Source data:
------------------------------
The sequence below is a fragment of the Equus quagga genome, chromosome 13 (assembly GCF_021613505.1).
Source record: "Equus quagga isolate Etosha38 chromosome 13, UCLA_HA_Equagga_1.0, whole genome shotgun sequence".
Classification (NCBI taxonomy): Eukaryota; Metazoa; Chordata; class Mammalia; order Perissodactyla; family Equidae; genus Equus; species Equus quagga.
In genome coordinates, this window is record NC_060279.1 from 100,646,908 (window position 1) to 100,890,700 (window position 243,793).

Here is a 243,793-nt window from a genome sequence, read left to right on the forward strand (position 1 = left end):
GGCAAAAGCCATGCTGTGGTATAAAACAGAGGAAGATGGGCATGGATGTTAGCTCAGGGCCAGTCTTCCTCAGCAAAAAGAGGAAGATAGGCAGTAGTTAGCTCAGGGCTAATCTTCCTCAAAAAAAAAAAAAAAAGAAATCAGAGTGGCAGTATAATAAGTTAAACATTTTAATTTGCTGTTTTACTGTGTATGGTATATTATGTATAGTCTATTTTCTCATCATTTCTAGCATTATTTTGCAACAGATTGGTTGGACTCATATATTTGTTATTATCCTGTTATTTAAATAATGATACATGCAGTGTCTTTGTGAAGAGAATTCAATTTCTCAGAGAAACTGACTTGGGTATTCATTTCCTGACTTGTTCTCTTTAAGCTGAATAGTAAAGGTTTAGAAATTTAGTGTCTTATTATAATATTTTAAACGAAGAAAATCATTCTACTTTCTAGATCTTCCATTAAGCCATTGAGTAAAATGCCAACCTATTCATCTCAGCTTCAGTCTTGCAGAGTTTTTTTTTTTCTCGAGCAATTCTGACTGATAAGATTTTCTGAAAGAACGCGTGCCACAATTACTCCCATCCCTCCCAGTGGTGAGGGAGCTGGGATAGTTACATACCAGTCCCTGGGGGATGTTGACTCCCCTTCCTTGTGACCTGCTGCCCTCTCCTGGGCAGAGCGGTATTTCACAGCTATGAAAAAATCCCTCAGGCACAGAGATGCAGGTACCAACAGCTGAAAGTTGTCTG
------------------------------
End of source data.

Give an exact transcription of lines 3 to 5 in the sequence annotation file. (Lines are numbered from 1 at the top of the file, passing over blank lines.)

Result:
Classification (NCBI taxonomy): Eukaryota; Metazoa; Chordata; class Mammalia; order Perissodactyla; family Equidae; genus Equus; species Equus quagga.
In genome coordinates, this window is record NC_060279.1 from 100,646,908 (window position 1) to 100,890,700 (window position 243,793).

Here is a 243,793-nt window from a genome sequence, read left to right on the forward strand (position 1 = left end):